The distillery has a shimmering set of Forsyth pot stills, with a 2,000-litre wash still and 1,300-litre spirit still. Maturation is being done in a mix of Bourbon barrels and Sherry casks, while New Zealand wine casks are also being incorporated to a lesser degree.
In the meantime, Cardrona is selling other spirits, including The Reid, a 100% malted barley vodka. If it’s a teaser for the whisky, everyone should be as excited about it as they are down at the distillery. ‘We’re hoping for a 10-year-old whisky to be our signature,’ Whitaker says. ‘If you’re going to do anything, you need to make sure to do it well.’
The distillery is becoming a near-mandatory stop for travellers either passing through, or headed to the slopes of Mount Cardrona. The mountain provides more than a breathtaking backdrop for the distillery, though. ‘That’s where our water comes from, right off Mount Cardrona,’ Whitaker says. ‘It’s pristine.’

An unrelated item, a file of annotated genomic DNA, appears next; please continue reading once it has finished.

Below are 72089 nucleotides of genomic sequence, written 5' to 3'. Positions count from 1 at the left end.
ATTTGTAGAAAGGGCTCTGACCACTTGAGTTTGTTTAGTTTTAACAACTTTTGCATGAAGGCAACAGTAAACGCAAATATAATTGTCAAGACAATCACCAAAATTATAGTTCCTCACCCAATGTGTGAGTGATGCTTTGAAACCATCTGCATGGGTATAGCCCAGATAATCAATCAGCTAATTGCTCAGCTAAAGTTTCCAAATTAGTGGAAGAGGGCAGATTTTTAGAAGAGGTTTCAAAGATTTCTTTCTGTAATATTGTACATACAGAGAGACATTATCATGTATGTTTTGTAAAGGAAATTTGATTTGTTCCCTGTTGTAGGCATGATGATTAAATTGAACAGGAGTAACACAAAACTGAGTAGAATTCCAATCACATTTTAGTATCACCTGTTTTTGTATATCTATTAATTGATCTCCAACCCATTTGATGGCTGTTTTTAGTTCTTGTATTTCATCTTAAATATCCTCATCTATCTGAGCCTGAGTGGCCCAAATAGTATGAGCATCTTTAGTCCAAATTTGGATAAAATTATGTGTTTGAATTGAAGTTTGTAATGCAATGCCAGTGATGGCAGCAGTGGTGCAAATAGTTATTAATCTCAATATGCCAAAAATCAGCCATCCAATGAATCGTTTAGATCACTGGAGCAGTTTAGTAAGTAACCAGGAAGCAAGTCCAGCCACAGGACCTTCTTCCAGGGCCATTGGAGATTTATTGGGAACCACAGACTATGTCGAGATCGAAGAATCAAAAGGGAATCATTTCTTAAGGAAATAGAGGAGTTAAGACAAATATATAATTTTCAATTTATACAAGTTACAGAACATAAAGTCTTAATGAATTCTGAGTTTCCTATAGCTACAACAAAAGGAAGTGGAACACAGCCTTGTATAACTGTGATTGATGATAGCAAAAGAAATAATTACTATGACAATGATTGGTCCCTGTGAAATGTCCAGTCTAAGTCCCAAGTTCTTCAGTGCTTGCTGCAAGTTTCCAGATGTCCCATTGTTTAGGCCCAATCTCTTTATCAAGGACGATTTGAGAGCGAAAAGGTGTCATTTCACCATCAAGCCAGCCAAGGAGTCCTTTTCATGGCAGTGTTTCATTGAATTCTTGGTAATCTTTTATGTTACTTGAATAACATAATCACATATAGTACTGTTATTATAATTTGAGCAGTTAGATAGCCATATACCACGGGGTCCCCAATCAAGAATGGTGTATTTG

An on-site museum dedicated to Cardrona and its history as a once-booming gold rush town is also in the works. ‘We built [the visitor’s center] so people could come and visit, and see, feel, and touch the whole process,’ Whitaker says. ‘Cardrona is going to be on the rise again.’ The distillery will surely be at the centre of Cardrona’s rise, but even more so should prominently feature in the rise of the entire category of New Zealand whisky.